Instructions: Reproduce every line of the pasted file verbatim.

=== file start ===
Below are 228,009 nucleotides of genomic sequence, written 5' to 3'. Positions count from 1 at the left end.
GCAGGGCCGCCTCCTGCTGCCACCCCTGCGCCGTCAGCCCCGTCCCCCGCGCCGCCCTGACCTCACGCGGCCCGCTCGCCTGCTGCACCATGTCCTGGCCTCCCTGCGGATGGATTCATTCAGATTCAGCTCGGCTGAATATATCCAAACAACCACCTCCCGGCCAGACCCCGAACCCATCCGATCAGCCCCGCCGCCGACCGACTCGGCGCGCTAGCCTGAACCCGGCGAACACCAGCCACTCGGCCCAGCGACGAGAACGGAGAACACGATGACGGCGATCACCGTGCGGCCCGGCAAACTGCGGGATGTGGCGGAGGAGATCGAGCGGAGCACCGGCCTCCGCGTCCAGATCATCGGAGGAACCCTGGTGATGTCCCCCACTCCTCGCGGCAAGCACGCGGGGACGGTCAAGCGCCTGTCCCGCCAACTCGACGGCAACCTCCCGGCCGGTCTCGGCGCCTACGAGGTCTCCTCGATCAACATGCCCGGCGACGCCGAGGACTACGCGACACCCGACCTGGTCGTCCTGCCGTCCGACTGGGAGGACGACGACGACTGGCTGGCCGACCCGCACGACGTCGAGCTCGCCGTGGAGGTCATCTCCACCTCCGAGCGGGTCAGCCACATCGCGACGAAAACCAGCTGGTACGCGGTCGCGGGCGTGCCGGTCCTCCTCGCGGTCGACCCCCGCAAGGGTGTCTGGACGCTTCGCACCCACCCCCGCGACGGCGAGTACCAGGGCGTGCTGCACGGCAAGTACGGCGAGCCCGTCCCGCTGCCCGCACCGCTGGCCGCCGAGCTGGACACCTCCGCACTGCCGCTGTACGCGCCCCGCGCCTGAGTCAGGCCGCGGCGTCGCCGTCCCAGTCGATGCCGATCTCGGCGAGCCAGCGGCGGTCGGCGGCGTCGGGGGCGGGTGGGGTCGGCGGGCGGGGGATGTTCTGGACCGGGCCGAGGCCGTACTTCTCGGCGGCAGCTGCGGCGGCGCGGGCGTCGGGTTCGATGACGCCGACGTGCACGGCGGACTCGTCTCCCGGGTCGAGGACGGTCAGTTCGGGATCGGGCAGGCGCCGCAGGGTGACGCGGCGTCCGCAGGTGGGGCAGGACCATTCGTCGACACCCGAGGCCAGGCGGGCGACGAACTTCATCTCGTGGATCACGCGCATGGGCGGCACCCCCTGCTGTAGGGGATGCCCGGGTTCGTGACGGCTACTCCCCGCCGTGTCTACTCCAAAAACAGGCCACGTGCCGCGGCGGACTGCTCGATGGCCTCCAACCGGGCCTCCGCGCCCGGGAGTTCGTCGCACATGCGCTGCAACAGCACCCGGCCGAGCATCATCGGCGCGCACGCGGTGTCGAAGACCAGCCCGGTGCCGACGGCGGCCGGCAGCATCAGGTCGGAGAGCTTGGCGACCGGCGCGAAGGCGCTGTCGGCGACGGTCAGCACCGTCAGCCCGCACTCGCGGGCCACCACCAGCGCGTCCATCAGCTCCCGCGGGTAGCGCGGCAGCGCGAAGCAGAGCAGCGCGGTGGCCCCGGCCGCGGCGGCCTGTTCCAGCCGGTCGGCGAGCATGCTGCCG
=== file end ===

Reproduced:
Below are 228,009 nucleotides of genomic sequence, written 5' to 3'. Positions count from 1 at the left end.
GCAGGGCCGCCTCCTGCTGCCACCCCTGCGCCGTCAGCCCCGTCCCCCGCGCCGCCCTGACCTCACGCGGCCCGCTCGCCTGCTGCACCATGTCCTGGCCTCCCTGCGGATGGATTCATTCAGATTCAGCTCGGCTGAATATATCCAAACAACCACCTCCCGGCCAGACCCCGAACCCATCCGATCAGCCCCGCCGCCGACCGACTCGGCGCGCTAGCCTGAACCCGGCGAACACCAGCCACTCGGCCCAGCGACGAGAACGGAGAACACGATGACGGCGATCACCGTGCGGCCCGGCAAACTGCGGGATGTGGCGGAGGAGATCGAGCGGAGCACCGGCCTCCGCGTCCAGATCATCGGAGGAACCCTGGTGATGTCCCCCACTCCTCGCGGCAAGCACGCGGGGACGGTCAAGCGCCTGTCCCGCCAACTCGACGGCAACCTCCCGGCCGGTCTCGGCGCCTACGAGGTCTCCTCGATCAACATGCCCGGCGACGCCGAGGACTACGCGACACCCGACCTGGTCGTCCTGCCGTCCGACTGGGAGGACGACGACGACTGGCTGGCCGACCCGCACGACGTCGAGCTCGCCGTGGAGGTCATCTCCACCTCCGAGCGGGTCAGCCACATCGCGACGAAAACCAGCTGGTACGCGGTCGCGGGCGTGCCGGTCCTCCTCGCGGTCGACCCCCGCAAGGGTGTCTGGACGCTTCGCACCCACCCCCGCGACGGCGAGTACCAGGGCGTGCTGCACGGCAAGTACGGCGAGCCCGTCCCGCTGCCCGCACCGCTGGCCGCCGAGCTGGACACCTCCGCACTGCCGCTGTACGCGCCCCGCGCCTGAGTCAGGCCGCGGCGTCGCCGTCCCAGTCGATGCCGATCTCGGCGAGCCAGCGGCGGTCGGCGGCGTCGGGGGCGGGTGGGGTCGGCGGGCGGGGGATGTTCTGGACCGGGCCGAGGCCGTACTTCTCGGCGGCAGCTGCGGCGGCGCGGGCGTCGGGTTCGATGACGCCGACGTGCACGGCGGACTCGTCTCCCGGGTCGAGGACGGTCAGTTCGGGATCGGGCAGGCGCCGCAGGGTGACGCGGCGTCCGCAGGTGGGGCAGGACCATTCGTCGACACCCGAGGCCAGGCGGGCGACGAACTTCATCTCGTGGATCACGCGCATGGGCGGCACCCCCTGCTGTAGGGGATGCCCGGGTTCGTGACGGCTACTCCCCGCCGTGTCTACTCCAAAAACAGGCCACGTGCCGCGGCGGACTGCTCGATGGCCTCCAACCGGGCCTCCGCGCCCGGGAGTTCGTCGCACATGCGCTGCAACAGCACCCGGCCGAGCATCATCGGCGCGCACGCGGTGTCGAAGACCAGCCCGGTGCCGACGGCGGCCGGCAGCATCAGGTCGGAGAGCTTGGCGACCGGCGCGAAGGCGCTGTCGGCGACGGTCAGCACCGTCAGCCCGCACTCGCGGGCCACCACCAGCGCGTCCATCAGCTCCCGCGGGTAGCGCGGCAGCGCGAAGCAGAGCAGCGCGGTGGCCCCGGCCGCGGCGGCCTGTTCCAGCCGGTCGGCGAGCATGCTGCCG